To suggest that I was on a quick learning curve at college is perhaps to point out the obvious. I had not been a Christian long, and my experience in church had been limited to little more than being a pew-sitter. Nevertheless with the start of college I accepted the new learning with relish. Yes, I had difficulty in feeling comfortable in the churches I attended, but in regards to theological learning, I could not have been happier.
But perhaps, in that regard, that should not have come as any surprise. After all, one of the things that had engaged me as an insurance broker was what seemed to be the infinite number of solutions to the needs of my clients—and I was allowed to be creative. So pulling apart the bible, and trying to make sense of it, was something which engaged my imagination.
Now it is difficult to remember exactly what units I did in which year. And as I was primarily doing a two year course over three years, with extra practical subjects mixed in, that part of my story has become a little muddied. However I do remember that my first full year of college was engaged in mainly doing “Part 2’s” of subjects, rather than “Part 1’s.” So that meant in the first year I completed the “Part 2’s” of Old Testament, New Testament, and Church History, whilst leaving any study of Greek New Testament or Theology for another year.
Now the effect of starting full-time college, having already completed the first year of Old Testament, I believe, made a significant mark on my Christian journey. Indeed, in a world (and to some extent the church) which has largely dismissed the importance of the Old Testament, I learnt very early to have great regard for the books of the Old Testament. As a consequence, over the years I have increasingly grown to recognise its importance, particularly regarding teaching on the nature of God, the value of God’s rules for living, and the necessity of a good understanding of the Old Testament in order to understand the New.
At the end of the first year, then, I was hooked. As far as I was concerned I didn’t want to leave; I could have spent the rest of my life in college, learning about myself and about God. I’d learnt a lot about the faith. I’d also learnt that in order to pass the obligatory exams a lot of extra reading was required. And that was particularly true in Church History. After all, it wasn’t just me who was enthralled about something—the lecturer was. Indeed, the lecturer was so enthralled about Martin Luther that he spent more than half the academic year just on that subject alone. As a consequence there needed to be quite a bit more extra study on the other topics that made up the period from the Reformation up until the current day.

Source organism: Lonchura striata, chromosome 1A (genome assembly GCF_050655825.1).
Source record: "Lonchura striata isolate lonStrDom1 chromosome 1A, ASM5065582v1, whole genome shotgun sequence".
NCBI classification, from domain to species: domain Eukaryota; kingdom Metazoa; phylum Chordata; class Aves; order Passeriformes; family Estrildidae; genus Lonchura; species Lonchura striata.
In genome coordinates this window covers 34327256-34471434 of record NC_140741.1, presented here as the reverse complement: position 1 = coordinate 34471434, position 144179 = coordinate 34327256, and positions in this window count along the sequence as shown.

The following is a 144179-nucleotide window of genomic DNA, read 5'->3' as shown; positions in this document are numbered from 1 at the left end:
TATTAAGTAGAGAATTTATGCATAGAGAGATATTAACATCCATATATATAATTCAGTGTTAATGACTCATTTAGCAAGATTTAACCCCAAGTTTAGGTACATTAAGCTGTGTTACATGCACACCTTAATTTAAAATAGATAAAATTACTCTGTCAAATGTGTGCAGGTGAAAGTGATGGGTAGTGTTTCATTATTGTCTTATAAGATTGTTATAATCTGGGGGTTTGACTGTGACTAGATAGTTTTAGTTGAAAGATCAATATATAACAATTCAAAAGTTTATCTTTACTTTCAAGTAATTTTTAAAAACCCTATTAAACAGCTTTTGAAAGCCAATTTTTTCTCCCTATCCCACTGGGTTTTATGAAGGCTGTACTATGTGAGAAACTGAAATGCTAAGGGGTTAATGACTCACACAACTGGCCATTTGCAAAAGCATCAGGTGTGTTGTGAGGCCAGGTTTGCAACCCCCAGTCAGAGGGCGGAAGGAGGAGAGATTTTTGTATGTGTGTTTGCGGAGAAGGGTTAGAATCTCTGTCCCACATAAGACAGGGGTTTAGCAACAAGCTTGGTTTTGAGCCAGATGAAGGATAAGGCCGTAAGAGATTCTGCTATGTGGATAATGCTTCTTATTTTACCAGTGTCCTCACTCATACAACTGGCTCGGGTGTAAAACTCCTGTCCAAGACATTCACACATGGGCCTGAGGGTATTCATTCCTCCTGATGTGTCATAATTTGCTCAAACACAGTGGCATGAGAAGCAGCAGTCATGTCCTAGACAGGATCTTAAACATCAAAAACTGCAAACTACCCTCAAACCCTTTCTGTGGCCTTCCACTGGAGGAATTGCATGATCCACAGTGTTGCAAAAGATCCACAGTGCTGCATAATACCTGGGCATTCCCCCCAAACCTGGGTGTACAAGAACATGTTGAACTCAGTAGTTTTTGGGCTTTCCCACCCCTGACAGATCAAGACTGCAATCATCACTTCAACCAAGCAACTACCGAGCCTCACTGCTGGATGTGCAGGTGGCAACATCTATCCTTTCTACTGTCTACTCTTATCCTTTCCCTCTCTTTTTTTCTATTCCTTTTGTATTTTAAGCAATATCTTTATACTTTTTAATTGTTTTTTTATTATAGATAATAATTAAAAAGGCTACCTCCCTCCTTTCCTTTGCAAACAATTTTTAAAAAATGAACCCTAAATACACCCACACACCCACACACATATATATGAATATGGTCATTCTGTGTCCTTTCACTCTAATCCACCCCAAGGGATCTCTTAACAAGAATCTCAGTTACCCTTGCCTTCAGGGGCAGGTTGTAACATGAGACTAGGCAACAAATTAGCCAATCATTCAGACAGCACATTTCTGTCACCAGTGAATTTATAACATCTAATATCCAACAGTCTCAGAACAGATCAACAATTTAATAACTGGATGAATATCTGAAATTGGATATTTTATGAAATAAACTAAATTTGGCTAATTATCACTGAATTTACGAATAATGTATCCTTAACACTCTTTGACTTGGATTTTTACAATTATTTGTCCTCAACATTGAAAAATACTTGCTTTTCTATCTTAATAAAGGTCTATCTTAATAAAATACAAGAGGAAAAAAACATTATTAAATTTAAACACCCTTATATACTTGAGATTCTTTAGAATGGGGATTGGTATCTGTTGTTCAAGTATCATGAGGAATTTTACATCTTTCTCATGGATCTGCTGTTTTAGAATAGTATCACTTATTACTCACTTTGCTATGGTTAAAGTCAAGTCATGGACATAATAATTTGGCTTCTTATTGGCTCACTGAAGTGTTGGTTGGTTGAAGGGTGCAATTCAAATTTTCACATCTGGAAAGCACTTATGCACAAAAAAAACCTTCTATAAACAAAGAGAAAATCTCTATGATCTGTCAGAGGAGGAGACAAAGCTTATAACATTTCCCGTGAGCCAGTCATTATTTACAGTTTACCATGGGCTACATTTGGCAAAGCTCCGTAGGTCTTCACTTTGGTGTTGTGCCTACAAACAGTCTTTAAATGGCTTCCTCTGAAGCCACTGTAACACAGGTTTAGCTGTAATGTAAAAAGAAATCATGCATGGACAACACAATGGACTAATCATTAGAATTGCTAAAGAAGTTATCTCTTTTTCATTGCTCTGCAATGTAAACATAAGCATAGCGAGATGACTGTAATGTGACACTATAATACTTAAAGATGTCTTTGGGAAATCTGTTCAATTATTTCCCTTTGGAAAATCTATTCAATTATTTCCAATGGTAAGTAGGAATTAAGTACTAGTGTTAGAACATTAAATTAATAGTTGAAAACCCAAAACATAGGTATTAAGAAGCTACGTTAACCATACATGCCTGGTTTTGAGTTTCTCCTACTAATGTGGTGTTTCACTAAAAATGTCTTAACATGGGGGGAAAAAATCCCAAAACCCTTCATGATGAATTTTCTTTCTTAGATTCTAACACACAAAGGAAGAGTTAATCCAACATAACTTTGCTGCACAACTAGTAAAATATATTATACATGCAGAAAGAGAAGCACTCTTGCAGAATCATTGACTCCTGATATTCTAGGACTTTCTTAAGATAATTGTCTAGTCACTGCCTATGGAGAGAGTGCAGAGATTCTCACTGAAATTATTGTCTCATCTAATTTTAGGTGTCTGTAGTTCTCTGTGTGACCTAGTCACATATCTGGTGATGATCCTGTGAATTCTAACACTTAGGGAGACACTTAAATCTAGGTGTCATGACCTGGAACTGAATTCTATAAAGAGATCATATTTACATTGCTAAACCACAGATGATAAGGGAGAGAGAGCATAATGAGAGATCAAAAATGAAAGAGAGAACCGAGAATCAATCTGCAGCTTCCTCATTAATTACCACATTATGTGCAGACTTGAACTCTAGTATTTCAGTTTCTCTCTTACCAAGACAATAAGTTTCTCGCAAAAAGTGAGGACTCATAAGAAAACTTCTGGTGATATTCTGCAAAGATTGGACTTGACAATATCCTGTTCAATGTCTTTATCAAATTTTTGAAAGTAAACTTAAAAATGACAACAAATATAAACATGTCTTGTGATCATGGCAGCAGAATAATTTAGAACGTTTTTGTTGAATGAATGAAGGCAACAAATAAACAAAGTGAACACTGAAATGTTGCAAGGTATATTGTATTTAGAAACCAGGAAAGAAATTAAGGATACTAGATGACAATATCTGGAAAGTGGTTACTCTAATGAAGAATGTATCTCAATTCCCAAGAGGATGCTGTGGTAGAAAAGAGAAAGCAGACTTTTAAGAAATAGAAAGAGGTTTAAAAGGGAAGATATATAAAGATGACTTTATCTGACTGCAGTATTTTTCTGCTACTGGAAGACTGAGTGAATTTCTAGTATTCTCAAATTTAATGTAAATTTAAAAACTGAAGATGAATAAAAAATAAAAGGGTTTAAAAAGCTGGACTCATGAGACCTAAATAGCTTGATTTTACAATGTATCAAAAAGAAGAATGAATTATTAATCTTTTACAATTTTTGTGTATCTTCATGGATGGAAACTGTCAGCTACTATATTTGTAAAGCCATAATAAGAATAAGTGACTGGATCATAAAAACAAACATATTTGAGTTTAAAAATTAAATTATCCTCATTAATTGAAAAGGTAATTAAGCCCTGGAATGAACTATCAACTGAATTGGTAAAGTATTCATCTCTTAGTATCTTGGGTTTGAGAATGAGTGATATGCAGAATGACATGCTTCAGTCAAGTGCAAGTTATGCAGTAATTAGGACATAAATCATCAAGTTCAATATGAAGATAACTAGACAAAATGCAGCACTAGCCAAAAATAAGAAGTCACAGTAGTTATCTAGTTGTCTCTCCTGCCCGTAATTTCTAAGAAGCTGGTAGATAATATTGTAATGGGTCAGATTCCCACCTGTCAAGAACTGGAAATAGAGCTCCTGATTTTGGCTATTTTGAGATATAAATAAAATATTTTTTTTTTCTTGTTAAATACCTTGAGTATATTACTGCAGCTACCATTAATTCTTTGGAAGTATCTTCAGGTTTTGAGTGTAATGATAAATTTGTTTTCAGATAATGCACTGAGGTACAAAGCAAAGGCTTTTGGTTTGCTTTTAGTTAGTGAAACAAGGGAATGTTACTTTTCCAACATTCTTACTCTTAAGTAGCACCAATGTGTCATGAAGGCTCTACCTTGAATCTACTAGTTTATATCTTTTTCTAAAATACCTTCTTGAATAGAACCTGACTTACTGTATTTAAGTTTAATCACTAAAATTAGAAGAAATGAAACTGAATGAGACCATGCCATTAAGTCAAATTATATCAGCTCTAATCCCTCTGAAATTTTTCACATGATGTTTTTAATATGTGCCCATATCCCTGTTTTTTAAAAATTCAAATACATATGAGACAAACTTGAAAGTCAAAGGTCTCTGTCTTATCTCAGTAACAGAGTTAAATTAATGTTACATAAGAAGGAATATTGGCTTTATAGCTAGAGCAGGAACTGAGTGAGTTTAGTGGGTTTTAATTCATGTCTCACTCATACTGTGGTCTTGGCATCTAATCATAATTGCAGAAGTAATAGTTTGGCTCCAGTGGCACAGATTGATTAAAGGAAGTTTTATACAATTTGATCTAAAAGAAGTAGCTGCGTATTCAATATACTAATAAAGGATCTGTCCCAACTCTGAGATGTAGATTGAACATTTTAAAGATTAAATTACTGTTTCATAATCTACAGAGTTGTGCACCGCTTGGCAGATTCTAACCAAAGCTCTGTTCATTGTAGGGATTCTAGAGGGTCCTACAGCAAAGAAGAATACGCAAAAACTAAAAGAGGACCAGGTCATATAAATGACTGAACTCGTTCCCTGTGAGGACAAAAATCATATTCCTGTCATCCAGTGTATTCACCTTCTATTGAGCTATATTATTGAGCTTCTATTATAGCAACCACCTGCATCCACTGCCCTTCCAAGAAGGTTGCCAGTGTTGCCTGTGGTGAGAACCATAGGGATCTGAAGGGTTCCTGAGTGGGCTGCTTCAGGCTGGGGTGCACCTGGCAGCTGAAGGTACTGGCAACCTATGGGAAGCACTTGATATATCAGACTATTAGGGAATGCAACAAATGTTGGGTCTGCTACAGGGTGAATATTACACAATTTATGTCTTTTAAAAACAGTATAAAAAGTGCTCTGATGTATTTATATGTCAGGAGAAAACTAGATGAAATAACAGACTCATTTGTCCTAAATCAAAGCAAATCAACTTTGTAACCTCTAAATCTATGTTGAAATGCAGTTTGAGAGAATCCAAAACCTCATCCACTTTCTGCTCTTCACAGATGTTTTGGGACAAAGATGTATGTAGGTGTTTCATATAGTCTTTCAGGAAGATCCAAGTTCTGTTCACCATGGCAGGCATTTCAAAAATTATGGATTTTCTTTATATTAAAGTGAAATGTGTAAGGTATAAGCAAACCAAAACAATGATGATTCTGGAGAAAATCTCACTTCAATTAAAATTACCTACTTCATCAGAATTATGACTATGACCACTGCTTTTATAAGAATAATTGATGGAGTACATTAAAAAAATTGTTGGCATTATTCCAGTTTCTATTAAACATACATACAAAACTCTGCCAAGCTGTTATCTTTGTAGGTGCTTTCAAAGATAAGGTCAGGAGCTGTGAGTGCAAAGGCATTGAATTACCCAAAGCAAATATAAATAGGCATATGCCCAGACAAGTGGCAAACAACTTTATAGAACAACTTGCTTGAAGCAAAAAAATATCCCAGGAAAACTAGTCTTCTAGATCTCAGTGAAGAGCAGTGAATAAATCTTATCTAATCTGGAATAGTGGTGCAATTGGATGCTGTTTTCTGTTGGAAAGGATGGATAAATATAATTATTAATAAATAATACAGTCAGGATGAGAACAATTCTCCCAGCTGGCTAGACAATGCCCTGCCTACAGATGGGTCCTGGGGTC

Having completed my first year successfully, the second and third years of academia sailed past. I had completed Communications, the first of my practical topics, in my first year, but as the second and third years passed more practical subjects kicked in. The problem was that some of the subjects required being attached to a particular church, but the opportunities given very much depended on the whim of the Rector. Now this didn’t bode well for me for either the topics of Preaching or for Parish and Pastoral Work. Indeed I struggled to get to either a minimum of sermons preached, or the total number of hours required to be worked.
Now in one sense that was probably good training for me for the future, particularly as I would later have to work with others, doing two two-year curacies. However, at the time, it was a bit of a struggle. Needless to say I was mighty relieved when I was finally told that I had met the criteria to pass both subjects.
At the end of the three years, then, I had not only learnt a lot more about my faith, but I had some of the practical experience that I had hoped for to prepare me for life in a parish. I was not naïve enough to think that I knew it all, but at least I was prepared to some extent for the next stage in my spiritual journey.
To be continued …
Posted: 2nd October 2016
© 2016, Brian A Curtis